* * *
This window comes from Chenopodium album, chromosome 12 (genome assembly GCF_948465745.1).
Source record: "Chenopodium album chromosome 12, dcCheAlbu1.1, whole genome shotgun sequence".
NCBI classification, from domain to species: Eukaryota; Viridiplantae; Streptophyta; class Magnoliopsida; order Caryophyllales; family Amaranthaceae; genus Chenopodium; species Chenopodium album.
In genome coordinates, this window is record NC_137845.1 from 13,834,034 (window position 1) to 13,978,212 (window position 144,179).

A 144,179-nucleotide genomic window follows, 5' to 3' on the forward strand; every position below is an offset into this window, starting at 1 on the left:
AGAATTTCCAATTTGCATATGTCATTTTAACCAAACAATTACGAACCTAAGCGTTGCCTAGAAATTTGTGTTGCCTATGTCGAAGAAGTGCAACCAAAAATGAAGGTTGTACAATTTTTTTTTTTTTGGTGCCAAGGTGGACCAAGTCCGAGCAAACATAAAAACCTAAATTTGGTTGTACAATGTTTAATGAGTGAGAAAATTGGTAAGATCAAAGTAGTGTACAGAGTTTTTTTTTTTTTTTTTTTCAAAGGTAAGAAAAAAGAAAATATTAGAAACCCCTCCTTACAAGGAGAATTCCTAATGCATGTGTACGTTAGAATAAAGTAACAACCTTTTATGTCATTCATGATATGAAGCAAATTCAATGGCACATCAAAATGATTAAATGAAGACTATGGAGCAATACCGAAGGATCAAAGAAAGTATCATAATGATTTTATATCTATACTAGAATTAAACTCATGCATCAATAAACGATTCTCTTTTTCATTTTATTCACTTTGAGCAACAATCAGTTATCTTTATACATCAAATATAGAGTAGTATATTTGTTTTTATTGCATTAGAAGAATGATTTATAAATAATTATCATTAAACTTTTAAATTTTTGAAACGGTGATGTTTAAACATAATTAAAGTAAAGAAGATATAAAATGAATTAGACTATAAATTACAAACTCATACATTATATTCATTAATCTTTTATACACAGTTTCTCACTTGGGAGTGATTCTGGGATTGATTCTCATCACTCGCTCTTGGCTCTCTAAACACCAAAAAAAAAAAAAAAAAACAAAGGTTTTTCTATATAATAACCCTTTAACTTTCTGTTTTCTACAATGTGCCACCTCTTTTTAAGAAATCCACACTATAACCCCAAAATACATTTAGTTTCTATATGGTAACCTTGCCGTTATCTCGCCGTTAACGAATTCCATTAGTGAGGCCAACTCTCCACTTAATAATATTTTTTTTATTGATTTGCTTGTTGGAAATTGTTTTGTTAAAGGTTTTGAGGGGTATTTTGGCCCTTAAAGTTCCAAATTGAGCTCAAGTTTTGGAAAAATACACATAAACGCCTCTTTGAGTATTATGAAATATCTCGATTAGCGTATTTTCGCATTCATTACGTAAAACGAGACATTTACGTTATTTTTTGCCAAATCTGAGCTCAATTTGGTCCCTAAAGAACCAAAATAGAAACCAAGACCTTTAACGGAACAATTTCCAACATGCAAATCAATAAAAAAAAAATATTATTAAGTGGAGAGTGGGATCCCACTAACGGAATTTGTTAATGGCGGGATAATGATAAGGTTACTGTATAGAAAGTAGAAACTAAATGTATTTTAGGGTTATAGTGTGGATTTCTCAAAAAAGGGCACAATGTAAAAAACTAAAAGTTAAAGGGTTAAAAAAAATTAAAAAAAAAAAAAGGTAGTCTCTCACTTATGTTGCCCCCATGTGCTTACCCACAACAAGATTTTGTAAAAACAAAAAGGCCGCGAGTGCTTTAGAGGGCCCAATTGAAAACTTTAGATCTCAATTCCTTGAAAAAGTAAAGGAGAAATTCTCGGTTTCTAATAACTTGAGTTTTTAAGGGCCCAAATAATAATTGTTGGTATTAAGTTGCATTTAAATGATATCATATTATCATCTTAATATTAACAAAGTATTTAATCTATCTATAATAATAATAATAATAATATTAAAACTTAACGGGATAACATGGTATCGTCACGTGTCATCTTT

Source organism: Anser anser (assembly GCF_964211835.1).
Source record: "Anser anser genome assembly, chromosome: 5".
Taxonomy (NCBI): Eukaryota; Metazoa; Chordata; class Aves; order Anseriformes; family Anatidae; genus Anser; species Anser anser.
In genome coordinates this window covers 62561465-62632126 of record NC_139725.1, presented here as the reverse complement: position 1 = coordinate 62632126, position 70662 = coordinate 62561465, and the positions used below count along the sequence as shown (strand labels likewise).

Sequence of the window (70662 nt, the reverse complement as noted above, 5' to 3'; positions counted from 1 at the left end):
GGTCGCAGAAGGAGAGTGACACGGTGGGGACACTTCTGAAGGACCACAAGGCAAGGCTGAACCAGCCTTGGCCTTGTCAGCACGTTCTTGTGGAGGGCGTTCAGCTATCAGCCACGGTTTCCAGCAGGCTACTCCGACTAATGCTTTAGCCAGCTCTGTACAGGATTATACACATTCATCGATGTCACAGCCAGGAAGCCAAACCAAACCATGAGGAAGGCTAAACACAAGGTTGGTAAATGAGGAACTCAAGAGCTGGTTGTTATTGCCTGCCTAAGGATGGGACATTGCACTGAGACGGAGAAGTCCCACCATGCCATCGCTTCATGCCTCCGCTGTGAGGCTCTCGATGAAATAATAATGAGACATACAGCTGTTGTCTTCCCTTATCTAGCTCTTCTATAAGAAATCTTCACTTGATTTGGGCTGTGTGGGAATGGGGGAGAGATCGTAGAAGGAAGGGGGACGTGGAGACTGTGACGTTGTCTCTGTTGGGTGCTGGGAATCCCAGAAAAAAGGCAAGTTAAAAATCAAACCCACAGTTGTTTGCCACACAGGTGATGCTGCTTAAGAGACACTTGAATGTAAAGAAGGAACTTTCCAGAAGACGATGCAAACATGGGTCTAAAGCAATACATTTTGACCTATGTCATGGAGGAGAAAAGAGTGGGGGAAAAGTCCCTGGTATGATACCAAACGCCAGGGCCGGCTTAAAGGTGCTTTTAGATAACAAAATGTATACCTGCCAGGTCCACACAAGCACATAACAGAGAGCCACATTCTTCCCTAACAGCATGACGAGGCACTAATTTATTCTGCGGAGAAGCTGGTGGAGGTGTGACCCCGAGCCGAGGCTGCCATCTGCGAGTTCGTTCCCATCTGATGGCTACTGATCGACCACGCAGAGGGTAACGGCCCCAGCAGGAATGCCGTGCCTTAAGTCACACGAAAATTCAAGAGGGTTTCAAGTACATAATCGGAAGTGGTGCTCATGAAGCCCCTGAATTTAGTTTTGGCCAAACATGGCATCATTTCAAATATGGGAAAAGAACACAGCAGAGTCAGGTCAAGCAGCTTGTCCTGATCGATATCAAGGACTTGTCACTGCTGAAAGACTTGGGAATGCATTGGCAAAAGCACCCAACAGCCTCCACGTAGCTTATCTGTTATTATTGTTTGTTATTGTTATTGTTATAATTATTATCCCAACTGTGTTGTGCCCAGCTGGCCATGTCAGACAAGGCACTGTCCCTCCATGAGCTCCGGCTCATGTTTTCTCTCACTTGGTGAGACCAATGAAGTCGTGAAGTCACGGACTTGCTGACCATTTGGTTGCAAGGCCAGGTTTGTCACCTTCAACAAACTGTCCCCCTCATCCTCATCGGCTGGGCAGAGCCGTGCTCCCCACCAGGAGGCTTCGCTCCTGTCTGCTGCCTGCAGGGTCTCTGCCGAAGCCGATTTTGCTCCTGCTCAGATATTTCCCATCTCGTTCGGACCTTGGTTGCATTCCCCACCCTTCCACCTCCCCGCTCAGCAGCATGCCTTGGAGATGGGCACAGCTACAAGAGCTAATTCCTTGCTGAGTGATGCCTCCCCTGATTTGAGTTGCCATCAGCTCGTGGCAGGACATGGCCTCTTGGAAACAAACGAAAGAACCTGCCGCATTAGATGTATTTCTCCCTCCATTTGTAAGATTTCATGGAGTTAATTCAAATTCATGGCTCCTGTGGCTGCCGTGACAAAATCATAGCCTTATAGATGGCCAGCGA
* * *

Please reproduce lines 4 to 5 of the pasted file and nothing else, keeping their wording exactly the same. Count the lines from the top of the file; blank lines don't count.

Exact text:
In genome coordinates, this window is record NC_137845.1 from 13,834,034 (window position 1) to 13,978,212 (window position 144,179).

A 144,179-nucleotide genomic window follows, 5' to 3' on the forward strand; every position below is an offset into this window, starting at 1 on the left: